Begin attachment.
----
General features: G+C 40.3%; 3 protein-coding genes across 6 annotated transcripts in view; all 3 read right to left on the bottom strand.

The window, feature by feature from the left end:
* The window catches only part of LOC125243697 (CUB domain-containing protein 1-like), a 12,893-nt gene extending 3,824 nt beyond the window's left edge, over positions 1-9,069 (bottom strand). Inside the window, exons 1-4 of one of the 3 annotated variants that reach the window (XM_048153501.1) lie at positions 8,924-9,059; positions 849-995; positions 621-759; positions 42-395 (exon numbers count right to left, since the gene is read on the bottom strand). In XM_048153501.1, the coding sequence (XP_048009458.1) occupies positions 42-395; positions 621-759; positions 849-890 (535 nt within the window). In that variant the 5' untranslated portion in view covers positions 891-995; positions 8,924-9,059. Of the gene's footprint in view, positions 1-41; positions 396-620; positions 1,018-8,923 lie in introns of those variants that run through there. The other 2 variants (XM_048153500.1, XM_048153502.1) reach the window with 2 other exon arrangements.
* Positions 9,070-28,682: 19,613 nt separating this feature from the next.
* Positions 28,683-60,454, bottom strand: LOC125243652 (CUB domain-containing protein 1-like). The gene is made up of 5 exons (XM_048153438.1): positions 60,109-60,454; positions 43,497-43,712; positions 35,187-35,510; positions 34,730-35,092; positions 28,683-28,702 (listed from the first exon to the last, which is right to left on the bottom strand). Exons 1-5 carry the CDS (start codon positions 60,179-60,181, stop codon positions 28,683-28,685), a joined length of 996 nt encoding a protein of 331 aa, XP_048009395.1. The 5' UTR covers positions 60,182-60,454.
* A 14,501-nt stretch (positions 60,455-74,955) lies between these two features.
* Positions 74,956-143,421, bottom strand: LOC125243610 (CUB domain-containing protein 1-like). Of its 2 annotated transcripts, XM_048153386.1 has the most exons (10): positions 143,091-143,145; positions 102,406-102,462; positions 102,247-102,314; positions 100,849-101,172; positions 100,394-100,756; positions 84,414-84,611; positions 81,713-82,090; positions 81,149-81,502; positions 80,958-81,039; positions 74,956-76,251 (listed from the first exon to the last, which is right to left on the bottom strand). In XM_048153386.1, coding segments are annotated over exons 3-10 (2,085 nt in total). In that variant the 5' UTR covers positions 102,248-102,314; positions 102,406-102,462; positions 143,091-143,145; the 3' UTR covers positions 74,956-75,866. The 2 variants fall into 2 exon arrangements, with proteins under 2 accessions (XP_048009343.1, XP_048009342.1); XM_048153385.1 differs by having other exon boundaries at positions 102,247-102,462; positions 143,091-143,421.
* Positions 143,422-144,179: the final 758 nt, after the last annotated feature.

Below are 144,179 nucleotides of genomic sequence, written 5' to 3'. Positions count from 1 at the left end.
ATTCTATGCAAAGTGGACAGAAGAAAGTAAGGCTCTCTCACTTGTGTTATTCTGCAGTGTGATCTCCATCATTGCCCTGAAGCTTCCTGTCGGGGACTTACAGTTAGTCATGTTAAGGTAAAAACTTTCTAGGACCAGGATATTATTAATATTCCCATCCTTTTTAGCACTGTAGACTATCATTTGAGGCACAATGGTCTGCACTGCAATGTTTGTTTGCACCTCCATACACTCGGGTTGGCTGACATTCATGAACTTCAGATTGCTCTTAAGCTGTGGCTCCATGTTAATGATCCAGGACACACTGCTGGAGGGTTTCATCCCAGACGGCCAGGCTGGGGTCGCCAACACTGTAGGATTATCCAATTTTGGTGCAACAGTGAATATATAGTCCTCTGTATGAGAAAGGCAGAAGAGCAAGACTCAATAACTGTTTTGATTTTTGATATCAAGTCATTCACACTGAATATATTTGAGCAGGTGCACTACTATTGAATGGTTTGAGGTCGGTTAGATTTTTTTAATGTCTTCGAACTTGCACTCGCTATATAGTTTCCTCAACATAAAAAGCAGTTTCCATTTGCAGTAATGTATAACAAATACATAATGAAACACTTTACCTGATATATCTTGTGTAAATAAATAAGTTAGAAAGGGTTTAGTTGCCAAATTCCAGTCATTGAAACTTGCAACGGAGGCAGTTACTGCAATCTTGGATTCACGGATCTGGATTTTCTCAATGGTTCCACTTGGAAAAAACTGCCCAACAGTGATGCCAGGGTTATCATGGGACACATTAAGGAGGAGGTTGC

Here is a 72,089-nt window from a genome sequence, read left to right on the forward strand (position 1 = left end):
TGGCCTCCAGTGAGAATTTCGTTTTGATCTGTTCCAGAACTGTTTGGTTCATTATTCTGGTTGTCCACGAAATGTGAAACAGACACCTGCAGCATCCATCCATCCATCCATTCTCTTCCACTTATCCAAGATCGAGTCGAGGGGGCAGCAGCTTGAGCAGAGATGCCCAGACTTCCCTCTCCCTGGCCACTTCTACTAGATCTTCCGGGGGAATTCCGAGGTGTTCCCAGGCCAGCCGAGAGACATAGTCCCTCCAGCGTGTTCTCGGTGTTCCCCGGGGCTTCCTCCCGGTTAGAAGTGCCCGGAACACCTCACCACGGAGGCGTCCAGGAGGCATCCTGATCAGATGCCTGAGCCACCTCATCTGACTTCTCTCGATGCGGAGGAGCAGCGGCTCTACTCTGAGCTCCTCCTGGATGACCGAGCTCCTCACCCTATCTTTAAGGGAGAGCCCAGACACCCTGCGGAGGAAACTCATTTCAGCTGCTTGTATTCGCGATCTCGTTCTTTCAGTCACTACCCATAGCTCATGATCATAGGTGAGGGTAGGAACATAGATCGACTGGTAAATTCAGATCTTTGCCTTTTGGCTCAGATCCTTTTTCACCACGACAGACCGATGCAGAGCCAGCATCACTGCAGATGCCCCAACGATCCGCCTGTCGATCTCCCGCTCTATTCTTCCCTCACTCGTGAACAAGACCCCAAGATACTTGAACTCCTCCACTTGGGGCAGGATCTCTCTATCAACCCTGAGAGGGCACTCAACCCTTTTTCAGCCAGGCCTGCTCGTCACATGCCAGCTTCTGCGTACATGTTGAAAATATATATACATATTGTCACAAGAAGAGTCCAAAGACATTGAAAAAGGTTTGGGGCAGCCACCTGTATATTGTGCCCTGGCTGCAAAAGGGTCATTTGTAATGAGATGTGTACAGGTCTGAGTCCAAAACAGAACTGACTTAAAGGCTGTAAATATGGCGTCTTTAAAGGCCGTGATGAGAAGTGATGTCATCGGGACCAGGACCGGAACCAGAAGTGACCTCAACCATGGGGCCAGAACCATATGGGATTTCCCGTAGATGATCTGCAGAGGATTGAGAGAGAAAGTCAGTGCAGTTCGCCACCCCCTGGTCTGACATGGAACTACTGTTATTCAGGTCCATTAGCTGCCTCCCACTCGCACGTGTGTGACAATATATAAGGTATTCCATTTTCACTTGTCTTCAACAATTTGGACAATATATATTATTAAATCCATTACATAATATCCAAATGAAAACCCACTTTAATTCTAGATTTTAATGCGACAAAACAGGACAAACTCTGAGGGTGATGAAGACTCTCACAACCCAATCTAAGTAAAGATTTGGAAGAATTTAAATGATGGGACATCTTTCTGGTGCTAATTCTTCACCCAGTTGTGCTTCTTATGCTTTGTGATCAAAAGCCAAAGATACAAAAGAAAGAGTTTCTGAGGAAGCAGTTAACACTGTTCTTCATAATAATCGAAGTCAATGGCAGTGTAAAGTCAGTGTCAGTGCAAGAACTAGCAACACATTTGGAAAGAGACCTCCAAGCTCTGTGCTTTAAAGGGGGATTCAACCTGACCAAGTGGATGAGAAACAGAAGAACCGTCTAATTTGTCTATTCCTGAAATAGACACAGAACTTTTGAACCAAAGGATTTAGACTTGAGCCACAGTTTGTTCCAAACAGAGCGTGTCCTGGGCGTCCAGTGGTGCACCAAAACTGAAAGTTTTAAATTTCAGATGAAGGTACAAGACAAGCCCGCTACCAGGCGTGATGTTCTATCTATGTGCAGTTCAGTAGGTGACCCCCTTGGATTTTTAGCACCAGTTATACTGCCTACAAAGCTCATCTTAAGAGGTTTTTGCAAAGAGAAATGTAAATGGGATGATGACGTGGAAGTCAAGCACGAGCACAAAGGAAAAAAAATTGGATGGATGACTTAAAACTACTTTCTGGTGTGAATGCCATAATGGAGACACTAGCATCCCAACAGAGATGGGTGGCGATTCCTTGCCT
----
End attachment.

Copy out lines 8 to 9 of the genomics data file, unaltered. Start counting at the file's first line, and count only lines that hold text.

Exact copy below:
* Positions 143,422-144,179: the final 758 nt, after the last annotated feature.

Below are 144,179 nucleotides of genomic sequence, written 5' to 3'. Positions count from 1 at the left end.